Gaspar: Let me give you two answers for one question. I think that you should be pleased with that you get two for the price of one. The first thing is that I want to emphasize that I completely agree with what you said as an assumption, that is, we don't know much about the fiscal strategy of the new administration and Congress going forward. We're likely to learn a lot in the next few weeks. And that's why in the world economic outlook, there is a box that discusses possible scenarios for fiscal policy in the United States involving infrastructure spending, involving personal income tax reform, involving corporate income tax reform and various assumptions are made, forms of sensitivity are put in place, implications for the U.S. economy, implications for the rest of the world. So that's my answer number one. Let me make the transition to answer number two. We at the IMF have been arguing for many years that corporate income taxation in the U.S. is badly in need of reform. Why? Well many reasons. But let me just give you the bottom line. If you look at the corporate income tax rate, the U.S. has one of the highest rates in the world. It stands out among advanced economies while at the same time the corporate tax revenue to GDP ratio at 2.1 percent is well below the average of advanced economies which stands at almost three percent. So very high tax rates, very narrow tax base. And clearly the recommendation from that viewpoint is very simple. Lower the tax rate, widen the tax base.
Geoff: Those are political decisions and governments seem to find it quite hard to make the appropriate decisions. How do they overcome that?
Gaspar: So that gives me an opportunity to make a little bit publicity of recent work by the IMF. We have put out at the spring meetings a book called Fiscal Politics. That book goes around systematically for advanced economies, emerging market economies, low income countries, documenting how politics interact with fiscal policymaking, and how in some cases, political behavior may induce some biases in fiscal policy making -- like pro-cyclical bias in debt and deficits, bias in composition of public expenditures against investment, and some others that have been listed by people in the literature. Then we go on to look at how fiscal rules frameworks and institutions can help bring those biases under control and we show systematic evidence on that. And last but not least we look at international rules, international cooperation, international frameworks, and see how that interacts with national politics to deliver fiscal policy outcomes.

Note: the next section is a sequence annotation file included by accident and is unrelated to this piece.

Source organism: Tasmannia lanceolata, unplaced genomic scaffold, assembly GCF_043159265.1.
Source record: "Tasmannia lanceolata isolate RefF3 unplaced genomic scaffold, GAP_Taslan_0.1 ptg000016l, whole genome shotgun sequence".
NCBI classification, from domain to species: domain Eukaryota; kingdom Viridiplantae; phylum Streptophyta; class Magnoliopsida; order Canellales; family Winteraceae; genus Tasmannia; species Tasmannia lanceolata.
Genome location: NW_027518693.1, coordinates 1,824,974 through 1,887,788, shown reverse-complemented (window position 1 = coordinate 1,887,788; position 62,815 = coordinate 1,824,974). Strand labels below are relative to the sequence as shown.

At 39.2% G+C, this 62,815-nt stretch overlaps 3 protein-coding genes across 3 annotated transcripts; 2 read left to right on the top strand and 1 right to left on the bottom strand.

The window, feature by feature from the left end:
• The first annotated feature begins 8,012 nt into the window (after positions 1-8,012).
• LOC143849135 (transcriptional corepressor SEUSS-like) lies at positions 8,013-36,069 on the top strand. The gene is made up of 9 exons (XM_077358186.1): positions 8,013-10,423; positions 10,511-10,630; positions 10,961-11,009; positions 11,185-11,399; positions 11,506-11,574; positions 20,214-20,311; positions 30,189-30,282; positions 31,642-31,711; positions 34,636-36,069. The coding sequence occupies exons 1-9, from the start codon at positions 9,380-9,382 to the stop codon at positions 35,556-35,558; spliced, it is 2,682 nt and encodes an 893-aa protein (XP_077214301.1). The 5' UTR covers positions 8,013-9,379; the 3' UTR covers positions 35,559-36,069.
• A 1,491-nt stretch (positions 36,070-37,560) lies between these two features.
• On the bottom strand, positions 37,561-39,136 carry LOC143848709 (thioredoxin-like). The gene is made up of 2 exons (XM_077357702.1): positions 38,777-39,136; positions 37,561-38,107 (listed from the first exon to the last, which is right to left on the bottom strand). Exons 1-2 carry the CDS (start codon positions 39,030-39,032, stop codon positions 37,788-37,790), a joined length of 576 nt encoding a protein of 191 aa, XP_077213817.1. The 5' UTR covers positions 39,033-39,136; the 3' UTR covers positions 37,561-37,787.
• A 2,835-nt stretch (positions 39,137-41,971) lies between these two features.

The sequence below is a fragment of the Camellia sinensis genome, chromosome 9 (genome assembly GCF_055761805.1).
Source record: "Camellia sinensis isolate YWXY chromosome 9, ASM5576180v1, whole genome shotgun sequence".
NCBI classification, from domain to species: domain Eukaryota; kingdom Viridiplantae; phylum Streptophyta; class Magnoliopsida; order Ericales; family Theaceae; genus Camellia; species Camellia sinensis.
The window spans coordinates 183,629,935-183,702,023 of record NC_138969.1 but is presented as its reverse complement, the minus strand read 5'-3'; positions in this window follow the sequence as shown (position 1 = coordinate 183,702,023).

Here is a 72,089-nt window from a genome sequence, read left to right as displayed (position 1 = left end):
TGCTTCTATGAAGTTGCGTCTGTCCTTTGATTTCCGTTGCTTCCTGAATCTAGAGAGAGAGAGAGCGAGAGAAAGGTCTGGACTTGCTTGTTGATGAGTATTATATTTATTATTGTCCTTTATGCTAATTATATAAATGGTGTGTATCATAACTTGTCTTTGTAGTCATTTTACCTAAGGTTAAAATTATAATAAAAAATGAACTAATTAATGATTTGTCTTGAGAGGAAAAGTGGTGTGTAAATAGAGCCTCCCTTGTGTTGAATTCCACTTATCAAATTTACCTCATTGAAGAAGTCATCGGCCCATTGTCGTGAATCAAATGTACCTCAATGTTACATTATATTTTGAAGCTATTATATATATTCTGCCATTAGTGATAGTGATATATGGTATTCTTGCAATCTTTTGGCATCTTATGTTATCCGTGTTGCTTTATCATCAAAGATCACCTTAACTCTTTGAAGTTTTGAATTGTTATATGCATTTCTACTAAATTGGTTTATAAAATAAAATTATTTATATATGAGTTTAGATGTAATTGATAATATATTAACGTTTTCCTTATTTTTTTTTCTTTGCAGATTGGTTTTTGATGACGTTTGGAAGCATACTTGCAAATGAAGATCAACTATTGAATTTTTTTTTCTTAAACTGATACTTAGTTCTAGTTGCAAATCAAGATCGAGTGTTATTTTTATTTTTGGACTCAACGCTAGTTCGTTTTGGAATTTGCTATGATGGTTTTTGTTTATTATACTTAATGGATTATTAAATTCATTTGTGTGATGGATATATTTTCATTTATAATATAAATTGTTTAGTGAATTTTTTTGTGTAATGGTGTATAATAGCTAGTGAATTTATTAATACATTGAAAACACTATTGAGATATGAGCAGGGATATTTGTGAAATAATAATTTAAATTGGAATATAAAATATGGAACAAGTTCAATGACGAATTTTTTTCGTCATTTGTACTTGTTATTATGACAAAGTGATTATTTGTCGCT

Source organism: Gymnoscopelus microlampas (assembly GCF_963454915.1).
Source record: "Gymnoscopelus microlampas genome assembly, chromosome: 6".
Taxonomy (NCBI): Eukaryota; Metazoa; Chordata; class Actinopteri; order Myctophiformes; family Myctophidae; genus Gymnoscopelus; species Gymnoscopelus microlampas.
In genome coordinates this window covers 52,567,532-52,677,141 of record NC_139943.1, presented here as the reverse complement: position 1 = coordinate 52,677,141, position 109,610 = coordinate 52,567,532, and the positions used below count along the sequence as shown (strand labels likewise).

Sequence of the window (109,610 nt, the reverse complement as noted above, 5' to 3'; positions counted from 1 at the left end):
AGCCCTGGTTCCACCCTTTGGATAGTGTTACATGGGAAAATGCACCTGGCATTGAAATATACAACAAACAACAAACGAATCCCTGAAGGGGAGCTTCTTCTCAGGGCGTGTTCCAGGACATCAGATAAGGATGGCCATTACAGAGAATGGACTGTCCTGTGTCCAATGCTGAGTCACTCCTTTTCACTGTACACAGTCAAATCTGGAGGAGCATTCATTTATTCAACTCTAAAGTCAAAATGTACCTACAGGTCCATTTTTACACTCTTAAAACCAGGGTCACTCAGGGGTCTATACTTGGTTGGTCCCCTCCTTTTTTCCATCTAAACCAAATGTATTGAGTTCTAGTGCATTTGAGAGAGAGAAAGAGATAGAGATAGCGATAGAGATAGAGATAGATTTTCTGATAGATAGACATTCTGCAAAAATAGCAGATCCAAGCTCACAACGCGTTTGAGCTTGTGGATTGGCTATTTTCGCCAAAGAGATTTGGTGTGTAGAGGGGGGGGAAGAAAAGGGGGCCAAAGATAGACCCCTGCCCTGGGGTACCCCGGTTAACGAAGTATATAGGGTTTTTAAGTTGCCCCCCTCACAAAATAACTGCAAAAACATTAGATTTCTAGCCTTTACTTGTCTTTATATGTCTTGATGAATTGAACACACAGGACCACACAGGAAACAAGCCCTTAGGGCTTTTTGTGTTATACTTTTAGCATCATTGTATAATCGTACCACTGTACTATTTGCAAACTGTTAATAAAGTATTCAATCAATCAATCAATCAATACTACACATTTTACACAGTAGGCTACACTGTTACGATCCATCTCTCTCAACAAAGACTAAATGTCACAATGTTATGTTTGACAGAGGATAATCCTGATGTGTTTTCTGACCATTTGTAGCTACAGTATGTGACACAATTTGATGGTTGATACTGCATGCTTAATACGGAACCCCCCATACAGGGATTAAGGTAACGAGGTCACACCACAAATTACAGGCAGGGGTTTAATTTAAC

Geoff: There's an old joke that starts -- rather the punchline is you wouldn't want to start from here. And isn't that the problem when you come back down to it. That if we look at the developed world and increasingly some parts of the emerging world, specifically debt in China, countries are going to find it very difficult to implement significant fiscal spending where they have large debt.
Gaspar: So that's exactly the theme of the Fiscal Monitor. The title of the Fiscal Monitor this time is achieving more, given how much there is to do with fiscal policy around the world. Fiscal policy is asked to do more. But at the same time given the challenges of population aging, given low productivity growth, given high levels of that in many countries, it is being asked to do more with less -- achieving more with less. That's what is our theme. And we put up five guiding principles that we believe are very useful in the current context. Fiscal policy should be counter-cyclical, fiscal policy should be growth friendly. It should be inclusive. It should be grounded on strong tax capacity. And last but not least, it should have a prudent management of a public finance risks and more broadly macroeconomic risks, which links up to your question on China.
Geoff: You have a very theoretical approach to how fiscal policy should be implemented by many of these countries. So if you look at the way the countries themselves have followed your guidelines how well are they doing? It strikes me that not very well at all.
Gaspar: Well I think that you may have a bias in terms of finding flaws in policymaking. We have seen that over the years --
Geoff: Where have the successes been?
Gaspar: For example if you look at how counter-cyclical policies have been you see that in recent years after the global financial crisis, and once the crisis has departed from its acute stage, policies have become systematically more counter-cyclical. I would count that as a success. In many cases you see that countries have reinforced their practices of management of risk in public finances –a balance sheet approach. You have cases where countries have put in place effective rules and frameworks. You have many cases of success. But if you want to be concrete one has to pick say a country - You mentioned China. You want to go there?